Maxou Mobile: Getting Started

_ Drill, with bits for both wood and metal
_ soldering iron for wiring connections
_ hand saw
_ sandpaper or an electric sander
_ a lot of patience!

_ chair  (more on chair later)
_ plywood board : length, width and thickness will depend upon size/weight of chair and child
_ 1 front wheel : pivoting wheel
_ 2 back wheels (we are using clear plastic skateboard wheels after having a bad experience with black nylon wheels tracking up the tile floor) more on wheels later
_ 2 electric motors (more on motorization later)
_ joystick
_ plastic and metal boxes
_ metal bar to mount joystick box
_ screws and bolts

I wanted to make Maxís car as simple as possible, to use a minimum number of tools and off-the-shelf hardware. For example, I used electric screwdrivers for propulsion instead of motors.  If you have ideas to make it better, go for it, and let us know of your adaptations!  I wonít give you size details because in the US you have different size standards for hardware.

The Maxou Mobile moves forward, backward, turns left and right.  It cannot move diagonally and has only one speed.

We already had a special orthotic seat for him : thatís the one we used, but if you donít have one, you can use a car seat or some other type of seating, but the child must be belted in.  The stop and go is pretty powerful, so the seatbelt is a must.  You may also want to make the seat incline a little to the rear (using a wooden wedge or something else, once we used a dishcloth) so the stop and go isnít too abrupt for his neck and head control.

I used a plywood board about half an inch thick (17mm).  I donít want to get too much into size details: use a board thatís thick and strong enough to support the weight of the seat, the child and the hardware drilled into it, otherwise the board will bend and the motors will touch the ground. The size of the board will also depend on the seating you use.   Consider the amount of space needed at the end of the board for the childís feet.

The wheels are installed in a triangular shape.  For the front wheel (and only the front wheel!), I used a pivoting wheel normally used for furniture.  The wheel I used does not have a ball bearing but the support does. Make sure the pivoting wheel can rotate easily under the seat/child load.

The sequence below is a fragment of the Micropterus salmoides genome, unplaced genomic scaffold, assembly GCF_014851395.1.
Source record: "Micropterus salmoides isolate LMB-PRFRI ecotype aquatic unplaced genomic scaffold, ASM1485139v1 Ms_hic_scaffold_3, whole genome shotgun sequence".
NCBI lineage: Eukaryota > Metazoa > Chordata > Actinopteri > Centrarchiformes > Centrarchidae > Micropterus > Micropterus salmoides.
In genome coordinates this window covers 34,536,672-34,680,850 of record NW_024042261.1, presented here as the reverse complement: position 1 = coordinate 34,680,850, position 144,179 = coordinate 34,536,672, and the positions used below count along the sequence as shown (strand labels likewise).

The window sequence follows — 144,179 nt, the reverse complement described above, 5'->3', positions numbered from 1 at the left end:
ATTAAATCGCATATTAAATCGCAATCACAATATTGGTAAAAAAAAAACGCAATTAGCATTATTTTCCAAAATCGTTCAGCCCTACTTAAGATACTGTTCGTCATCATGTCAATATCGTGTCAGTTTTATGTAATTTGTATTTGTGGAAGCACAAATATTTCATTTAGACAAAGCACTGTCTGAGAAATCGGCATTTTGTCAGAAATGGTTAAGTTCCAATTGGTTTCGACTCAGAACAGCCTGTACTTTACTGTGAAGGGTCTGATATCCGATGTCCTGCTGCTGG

The diameter of the back wheels you choose is important because it will determine the torque and speed: the smaller the wheel, the better. You donít want your kid to fly!

For the 2 back wheels I first used narrow plastic wheels. I drilled the center to fit the screwdriver (motor) axle diameter. I adjusted the final diameter with a round file, then pushed hard to fit the wheel on the axle.  It worked but the wheels I chose were made of nylon (avoid those) and slid on the ground. So I switched to clear plastic skateboard wheels.

The problem I had with skateboard wheels is that they are hollow. So I bought melting plastic : pour the plastic in boiling water and when melted, pour the melted plastic in the wheel.  Once the plastic has cooled off, drill into the center.

skateboard wheels and bag of plastic beads for melting

You can use anything to make the motors (avoid 300hp V8 thoughÖ) but to make it easy, I used 2 Black and Decker battery-operated cordless electric screwdrivers.
Axle size : the longer the better, with a minimum of one inch! Use an axle with at least the same width of the wheels you will use.
Speed : should be about 150-200 rpm
Torque : select a 2.4V or even better : a 3.6V
Total body diameter should be as narrow as possible -- about 2 inches
Shape : round is better to be attached.
- Must have screw / unscrew capability with a switch.
- if possible with a torque limiter (so when the car runs up against the wall, the screwdriver will skid but the wheel wonít turn.
 You can see on the picture numbers 2, 3 that the ring adjusts the maximum torque.

I used pipe holder to bolt on the screw driver on the board.

Screwdriver fixation:


Motors electric wiring:


I nailed a domino to the board for easy wiring.

I cut the screwdrivers with a metal saw between the electric motors and the batteries.  I took off the battery of each screwdriver and soldered an electric wire directly onto the electric motor.

I bought a small joystick from an online electronics store but you could use an old one (Apple computer or something equivalent). Just make sure itís not too hard to manipulate for your kid. I had to cut a spring in half inside to make it easier.

I bought an aluminum box (for electronic circuits) to make the armrest and installed the joystick.

You can also buy end caps for this box instead of using electrical tape.

The joystick is fitted from underneath and I covered the hole with electrical tape.

The goal is to control the direction of rotation of the wheels :

Left wheel Right Wheel Car direction
Direction of rotation of wheels  Forward Forward Forward
Direction of rotation of wheels Backward Backward Backward
Direction of rotation of wheels Backward Forward Left
Direction of rotation of wheels Forward Backward Right

To do that you must control the on/off and polarity of each motor (+/- or -/+).

I discarded the original charger base (on the left in picture) and connected a standard audio jack on the charger. Itís easy to plug in the charger and recharge the batteries whenever they run down.  We are looking into getting a longer-lasting battery, as the one we have lasts about half an hour.

I attached the armrest with a metal bar :


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